Memorial Park became one of five Texas parks honored with the designation as a Lone Star Legacy Park by the Texas Recreation and Park Society (TRAPS) during a ceremony at the association’s annual institute in Irving, Texas, on March 1, 2017.
“Memorial Park becomes the fourth park in our system to receive the Lone Star Legacy designation. It joins Hermann Park, Emancipation Park, and Sam Houston Park in receiving this prestigious acknowledgement,” said Joe Turner, Director, Houston Parks and Recreation Department. “We are honored that Memorial Park’s historic significance has been recognized by the Texas Recreation and Park Society.”
A Lone Star Legacy Park is classified as a park that holds special prominence in the local community and the State of Texas. To qualify for consideration, the park must have endured the test of time and become iconic to those who have visited, played and rested on its grounds. Nominated parks must be a minimum of 50 years old and have to meet at least one of the following criteria:
- The property represents distinctive design and/or construction.
- The park is associated with historic events or sites.
- The park is associated with events specific to the local community/state.
- The park is home to unique natural features.
Memorial Park was established in 1924. Its 1,503 acres were sold at cost to the City of Houston by William and Mike Hogg, sons of James Stephen Hogg, the former governor of Texas. The Park’s creation was in response to letters to the editor of the Houston Chronicle, first from Ilona Benda and later from Catherine Mary Emmott, beseeching the City to consider a park in tribute to the soldiers who trained at Houston’s Camp Logan and the many who died in World War I.
At the behest of philanthropist Ima Hogg, sister to the Hogg brothers, several stalwart protectors of park lands (Terry Hershey, Frank C. Smith, Jr., Sadie Gwin Blackburn, Dr. John D. Staub, and Sarah Emmott) were charged with protecting Memorial Park from encroachments and development concepts ranging from a fish hatchery to the Astrodome to oil drilling. This group of advocates, through efforts led by Claire Caudill, morphed over time to become the Memorial Park Conservancy, a 501c3 that works in conjunction with the City of Houston to care for the Park.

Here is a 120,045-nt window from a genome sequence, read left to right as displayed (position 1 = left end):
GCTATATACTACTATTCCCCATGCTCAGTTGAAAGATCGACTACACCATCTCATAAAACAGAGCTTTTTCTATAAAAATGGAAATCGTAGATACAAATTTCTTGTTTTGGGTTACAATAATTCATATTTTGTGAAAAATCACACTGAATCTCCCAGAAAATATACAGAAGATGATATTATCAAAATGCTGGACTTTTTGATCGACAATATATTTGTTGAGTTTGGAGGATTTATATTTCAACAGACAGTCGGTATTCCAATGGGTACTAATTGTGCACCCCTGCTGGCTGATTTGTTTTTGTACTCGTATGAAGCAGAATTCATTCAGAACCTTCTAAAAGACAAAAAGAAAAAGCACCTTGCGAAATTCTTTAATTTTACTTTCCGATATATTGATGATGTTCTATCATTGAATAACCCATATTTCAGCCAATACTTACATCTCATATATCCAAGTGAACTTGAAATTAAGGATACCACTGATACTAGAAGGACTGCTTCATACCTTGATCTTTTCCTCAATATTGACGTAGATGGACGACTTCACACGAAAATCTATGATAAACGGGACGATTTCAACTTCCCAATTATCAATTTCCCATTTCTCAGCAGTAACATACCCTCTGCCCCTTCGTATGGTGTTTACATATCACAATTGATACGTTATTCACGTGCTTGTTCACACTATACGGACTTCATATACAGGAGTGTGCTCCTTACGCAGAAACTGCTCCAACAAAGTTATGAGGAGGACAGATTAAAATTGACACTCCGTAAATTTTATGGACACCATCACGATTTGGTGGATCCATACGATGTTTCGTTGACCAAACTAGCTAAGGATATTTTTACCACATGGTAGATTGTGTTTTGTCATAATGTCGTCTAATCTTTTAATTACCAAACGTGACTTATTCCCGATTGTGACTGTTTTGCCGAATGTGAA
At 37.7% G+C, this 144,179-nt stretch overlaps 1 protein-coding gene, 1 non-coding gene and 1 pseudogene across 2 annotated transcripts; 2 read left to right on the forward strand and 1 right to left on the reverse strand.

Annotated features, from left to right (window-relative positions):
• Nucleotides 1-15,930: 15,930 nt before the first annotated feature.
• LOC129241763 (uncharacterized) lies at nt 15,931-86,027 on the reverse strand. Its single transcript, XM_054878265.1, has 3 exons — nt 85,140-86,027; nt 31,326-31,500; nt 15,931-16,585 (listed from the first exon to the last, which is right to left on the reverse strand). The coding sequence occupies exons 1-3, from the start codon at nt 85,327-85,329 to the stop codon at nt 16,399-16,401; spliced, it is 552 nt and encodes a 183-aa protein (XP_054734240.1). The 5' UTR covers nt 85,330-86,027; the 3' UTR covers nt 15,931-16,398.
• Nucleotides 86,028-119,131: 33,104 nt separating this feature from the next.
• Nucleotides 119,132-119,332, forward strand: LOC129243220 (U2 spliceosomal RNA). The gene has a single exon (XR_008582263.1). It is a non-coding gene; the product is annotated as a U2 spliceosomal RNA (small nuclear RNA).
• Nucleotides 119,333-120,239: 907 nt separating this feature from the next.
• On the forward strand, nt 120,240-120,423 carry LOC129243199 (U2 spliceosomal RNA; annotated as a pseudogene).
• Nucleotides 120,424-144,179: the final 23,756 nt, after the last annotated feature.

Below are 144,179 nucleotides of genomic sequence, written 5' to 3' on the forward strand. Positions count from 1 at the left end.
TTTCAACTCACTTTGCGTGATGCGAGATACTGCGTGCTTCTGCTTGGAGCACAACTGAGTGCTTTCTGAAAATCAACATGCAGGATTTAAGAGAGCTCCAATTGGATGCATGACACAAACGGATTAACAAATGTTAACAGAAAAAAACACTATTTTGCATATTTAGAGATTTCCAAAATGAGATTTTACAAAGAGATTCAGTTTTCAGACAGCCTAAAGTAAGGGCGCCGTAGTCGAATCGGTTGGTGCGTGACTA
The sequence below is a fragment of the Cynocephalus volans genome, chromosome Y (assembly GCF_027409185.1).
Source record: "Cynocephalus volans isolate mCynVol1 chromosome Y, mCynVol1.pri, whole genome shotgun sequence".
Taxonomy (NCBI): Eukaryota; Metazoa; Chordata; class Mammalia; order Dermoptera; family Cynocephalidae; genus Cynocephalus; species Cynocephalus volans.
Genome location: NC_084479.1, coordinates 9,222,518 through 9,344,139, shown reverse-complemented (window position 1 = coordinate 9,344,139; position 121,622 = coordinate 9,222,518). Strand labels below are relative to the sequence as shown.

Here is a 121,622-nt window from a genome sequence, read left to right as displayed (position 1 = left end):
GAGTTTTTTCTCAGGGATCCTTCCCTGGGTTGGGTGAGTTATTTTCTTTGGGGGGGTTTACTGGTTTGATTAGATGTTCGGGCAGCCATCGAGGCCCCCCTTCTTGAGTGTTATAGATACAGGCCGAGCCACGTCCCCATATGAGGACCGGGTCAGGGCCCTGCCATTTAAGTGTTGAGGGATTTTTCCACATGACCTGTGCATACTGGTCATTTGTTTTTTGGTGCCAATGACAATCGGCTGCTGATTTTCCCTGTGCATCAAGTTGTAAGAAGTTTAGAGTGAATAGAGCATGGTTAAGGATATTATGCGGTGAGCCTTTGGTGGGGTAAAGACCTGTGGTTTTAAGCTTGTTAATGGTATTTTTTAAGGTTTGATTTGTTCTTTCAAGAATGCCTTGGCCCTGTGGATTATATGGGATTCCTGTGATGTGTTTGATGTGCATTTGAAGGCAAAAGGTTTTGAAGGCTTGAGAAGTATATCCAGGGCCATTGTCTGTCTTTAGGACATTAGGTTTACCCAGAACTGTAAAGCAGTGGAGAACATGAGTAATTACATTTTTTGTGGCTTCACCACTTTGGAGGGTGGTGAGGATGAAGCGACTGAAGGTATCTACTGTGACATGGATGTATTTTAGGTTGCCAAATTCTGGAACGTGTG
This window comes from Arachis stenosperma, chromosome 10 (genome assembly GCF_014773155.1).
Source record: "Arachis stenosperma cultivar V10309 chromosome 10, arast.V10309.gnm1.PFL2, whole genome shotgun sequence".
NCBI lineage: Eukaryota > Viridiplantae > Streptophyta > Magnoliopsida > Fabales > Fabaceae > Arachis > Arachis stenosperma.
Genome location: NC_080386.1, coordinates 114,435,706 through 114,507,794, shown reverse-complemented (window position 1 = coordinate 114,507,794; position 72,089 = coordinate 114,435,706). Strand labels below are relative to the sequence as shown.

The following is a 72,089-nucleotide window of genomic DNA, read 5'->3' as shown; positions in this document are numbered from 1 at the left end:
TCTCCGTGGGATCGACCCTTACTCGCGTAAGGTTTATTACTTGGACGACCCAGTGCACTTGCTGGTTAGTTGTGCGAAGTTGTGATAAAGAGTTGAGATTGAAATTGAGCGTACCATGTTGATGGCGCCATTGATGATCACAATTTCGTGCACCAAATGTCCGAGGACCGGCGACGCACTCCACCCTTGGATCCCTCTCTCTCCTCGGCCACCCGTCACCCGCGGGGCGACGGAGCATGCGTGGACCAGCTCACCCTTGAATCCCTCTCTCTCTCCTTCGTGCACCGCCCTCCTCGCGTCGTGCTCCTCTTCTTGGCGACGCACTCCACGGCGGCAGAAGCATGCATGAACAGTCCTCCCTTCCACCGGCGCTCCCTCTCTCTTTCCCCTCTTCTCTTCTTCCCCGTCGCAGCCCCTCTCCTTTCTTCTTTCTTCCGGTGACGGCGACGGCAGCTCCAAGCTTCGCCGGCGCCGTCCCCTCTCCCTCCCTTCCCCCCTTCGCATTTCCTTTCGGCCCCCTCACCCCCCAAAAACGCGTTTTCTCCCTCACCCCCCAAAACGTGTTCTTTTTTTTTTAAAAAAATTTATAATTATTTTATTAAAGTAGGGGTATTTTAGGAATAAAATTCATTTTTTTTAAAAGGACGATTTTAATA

The five parks receiving the honor in the sixth year of the Texas Recreation and Parks Society statewide program include Parque Zaragoza, Austin; Kiest Park, Dallas; Tandy Hills Natural Area, Fort Worth; Kempner Park, Galveston; Memorial Park, Houston; and Cypress Bend Park, New Braunfels.
About the Texas Recreation and Park Society (TRAPS)
TRAPS is a non-profit 501c3 professional and educational organization founded 75 years ago with a membership of over 2,000 professionals. TRAPS is committed to advancing the field of parks, recreation and leisure services in Texas, while advocating for enhanced recreation opportunities and the increase of public green space for Texans. www.traps.org.
About the Houston Parks and Recreation Department
The Houston Parks and Recreation Department (H.P.A.R.D.) stewards and manages over 37,851 acres of parkland and greenspace for the City of Houston and develops and implements recreational programming for citizens of all abilities. For more information on the Houston Parks and Recreation Department, call (832) 395-7022 or visit www.houstonparks.org.